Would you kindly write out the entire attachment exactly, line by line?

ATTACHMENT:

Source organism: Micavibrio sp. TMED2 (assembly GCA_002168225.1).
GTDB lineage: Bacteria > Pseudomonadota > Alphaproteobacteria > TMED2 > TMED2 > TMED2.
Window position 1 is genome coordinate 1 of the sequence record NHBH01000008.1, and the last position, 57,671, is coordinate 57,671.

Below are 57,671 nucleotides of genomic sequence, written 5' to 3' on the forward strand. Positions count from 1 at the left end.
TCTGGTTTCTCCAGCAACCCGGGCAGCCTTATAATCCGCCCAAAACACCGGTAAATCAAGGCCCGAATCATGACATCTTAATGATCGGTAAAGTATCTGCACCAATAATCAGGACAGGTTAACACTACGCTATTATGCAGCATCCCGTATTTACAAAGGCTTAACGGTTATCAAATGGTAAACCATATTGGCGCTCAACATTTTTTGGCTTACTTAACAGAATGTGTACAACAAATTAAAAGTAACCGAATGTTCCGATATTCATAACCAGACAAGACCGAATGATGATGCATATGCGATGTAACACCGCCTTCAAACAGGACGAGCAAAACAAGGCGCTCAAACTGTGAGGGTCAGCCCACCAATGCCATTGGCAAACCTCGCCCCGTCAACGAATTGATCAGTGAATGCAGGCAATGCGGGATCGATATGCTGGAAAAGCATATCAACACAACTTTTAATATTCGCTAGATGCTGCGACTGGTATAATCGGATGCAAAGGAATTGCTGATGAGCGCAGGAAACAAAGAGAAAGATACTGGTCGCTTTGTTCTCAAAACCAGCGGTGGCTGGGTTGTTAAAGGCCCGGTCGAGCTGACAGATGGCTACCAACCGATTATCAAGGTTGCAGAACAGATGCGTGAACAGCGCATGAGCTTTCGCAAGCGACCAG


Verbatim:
Source organism: Micavibrio sp. TMED2 (assembly GCA_002168225.1).
GTDB lineage: Bacteria > Pseudomonadota > Alphaproteobacteria > TMED2 > TMED2 > TMED2.
Window position 1 is genome coordinate 1 of the sequence record NHBH01000008.1, and the last position, 57,671, is coordinate 57,671.

Below are 57,671 nucleotides of genomic sequence, written 5' to 3' on the forward strand. Positions count from 1 at the left end.
TCTGGTTTCTCCAGCAACCCGGGCAGCCTTATAATCCGCCCAAAACACCGGTAAATCAAGGCCCGAATCATGACATCTTAATGATCGGTAAAGTATCTGCACCAATAATCAGGACAGGTTAACACTACGCTATTATGCAGCATCCCGTATTTACAAAGGCTTAACGGTTATCAAATGGTAAACCATATTGGCGCTCAACATTTTTTGGCTTACTTAACAGAATGTGTACAACAAATTAAAAGTAACCGAATGTTCCGATATTCATAACCAGACAAGACCGAATGATGATGCATATGCGATGTAACACCGCCTTCAAACAGGACGAGCAAAACAAGGCGCTCAAACTGTGAGGGTCAGCCCACCAATGCCATTGGCAAACCTCGCCCCGTCAACGAATTGATCAGTGAATGCAGGCAATGCGGGATCGATATGCTGGAAAAGCATATCAACACAACTTTTAATATTCGCTAGATGCTGCGACTGGTATAATCGGATGCAAAGGAATTGCTGATGAGCGCAGGAAACAAAGAGAAAGATACTGGTCGCTTTGTTCTCAAAACCAGCGGTGGCTGGGTTGTTAAAGGCCCGGTCGAGCTGACAGATGGCTACCAACCGATTATCAAGGTTGCAGAACAGATGCGTGAACAGCGCATGAGCTTTCGCAAGCGACCAG